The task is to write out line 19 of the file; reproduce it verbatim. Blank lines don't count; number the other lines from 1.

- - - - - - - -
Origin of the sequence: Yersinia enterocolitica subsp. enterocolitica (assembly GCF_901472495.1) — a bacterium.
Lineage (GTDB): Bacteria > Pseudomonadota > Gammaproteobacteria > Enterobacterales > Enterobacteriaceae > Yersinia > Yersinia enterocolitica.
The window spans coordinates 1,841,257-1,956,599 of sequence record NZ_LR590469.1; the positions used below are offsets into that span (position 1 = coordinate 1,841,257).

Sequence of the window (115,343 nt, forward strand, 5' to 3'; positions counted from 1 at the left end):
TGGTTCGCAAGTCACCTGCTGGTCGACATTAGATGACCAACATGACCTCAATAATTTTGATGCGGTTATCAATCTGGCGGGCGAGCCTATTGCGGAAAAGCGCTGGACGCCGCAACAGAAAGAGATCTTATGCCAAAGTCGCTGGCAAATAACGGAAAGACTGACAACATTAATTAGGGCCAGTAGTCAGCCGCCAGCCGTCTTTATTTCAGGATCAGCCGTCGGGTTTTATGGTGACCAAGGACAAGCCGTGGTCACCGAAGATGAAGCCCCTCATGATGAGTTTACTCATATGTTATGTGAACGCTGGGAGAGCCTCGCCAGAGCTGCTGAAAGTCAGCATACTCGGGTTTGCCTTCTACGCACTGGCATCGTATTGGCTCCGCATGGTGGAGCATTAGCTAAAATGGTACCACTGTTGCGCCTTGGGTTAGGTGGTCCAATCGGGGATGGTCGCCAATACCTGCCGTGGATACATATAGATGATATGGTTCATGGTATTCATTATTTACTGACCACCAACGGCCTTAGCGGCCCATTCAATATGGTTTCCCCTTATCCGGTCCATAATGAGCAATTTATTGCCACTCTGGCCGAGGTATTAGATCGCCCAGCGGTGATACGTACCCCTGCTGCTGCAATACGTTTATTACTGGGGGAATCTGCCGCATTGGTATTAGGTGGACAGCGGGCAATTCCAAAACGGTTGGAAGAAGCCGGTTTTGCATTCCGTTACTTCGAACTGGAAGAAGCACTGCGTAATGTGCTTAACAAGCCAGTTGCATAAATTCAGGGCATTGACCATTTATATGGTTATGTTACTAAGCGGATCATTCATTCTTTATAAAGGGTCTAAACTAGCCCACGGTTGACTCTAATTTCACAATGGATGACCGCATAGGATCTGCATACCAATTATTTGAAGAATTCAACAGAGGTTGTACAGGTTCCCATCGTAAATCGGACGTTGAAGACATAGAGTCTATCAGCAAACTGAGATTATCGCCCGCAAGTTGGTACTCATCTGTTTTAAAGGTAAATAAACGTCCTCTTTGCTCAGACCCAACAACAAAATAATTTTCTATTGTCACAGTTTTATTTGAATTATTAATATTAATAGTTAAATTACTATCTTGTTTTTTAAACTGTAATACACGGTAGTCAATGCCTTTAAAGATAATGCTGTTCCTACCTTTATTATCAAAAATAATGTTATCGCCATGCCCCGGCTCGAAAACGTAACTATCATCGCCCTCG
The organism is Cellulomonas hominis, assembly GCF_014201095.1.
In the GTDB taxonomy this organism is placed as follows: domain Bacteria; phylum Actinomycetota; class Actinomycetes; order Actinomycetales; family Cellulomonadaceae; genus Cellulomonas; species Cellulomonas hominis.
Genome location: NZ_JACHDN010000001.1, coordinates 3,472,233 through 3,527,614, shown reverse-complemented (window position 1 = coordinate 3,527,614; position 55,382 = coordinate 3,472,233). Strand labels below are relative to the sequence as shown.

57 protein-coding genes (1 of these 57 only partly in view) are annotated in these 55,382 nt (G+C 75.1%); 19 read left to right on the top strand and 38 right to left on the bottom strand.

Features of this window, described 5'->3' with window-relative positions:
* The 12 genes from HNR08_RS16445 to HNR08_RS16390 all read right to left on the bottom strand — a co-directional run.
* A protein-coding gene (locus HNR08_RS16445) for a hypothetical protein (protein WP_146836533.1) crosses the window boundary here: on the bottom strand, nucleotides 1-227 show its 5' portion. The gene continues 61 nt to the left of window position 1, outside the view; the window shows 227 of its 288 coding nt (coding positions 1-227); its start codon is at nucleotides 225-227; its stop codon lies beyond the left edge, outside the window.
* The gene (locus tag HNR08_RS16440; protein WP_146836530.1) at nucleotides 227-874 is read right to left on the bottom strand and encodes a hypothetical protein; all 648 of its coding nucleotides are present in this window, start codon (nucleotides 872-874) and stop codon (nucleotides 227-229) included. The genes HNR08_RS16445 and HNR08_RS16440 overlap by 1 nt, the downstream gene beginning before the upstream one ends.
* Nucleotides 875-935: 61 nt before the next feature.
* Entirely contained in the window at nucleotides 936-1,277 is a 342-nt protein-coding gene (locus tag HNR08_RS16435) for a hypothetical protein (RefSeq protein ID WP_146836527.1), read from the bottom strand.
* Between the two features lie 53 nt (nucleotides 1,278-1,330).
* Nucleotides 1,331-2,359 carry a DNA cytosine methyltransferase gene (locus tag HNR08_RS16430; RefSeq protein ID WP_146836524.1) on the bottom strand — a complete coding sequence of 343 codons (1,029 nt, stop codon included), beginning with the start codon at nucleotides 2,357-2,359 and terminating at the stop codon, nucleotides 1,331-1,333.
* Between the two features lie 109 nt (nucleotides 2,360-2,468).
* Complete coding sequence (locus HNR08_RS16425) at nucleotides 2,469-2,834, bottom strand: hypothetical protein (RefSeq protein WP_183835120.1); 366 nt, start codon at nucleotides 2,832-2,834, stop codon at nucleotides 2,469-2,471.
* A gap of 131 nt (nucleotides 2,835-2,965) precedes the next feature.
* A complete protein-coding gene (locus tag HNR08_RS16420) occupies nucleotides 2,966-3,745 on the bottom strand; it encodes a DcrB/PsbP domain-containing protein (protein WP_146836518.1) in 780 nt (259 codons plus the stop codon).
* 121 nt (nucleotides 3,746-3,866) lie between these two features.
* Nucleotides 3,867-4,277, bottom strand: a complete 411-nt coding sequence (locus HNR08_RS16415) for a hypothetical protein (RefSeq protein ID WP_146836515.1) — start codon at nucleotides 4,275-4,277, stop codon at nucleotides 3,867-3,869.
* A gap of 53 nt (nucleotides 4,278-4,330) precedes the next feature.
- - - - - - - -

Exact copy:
* Complete coding sequence (locus HNR08_RS16425) at nucleotides 2,469-2,834, bottom strand: hypothetical protein (RefSeq protein WP_183835120.1); 366 nt, start codon at nucleotides 2,832-2,834, stop codon at nucleotides 2,469-2,471.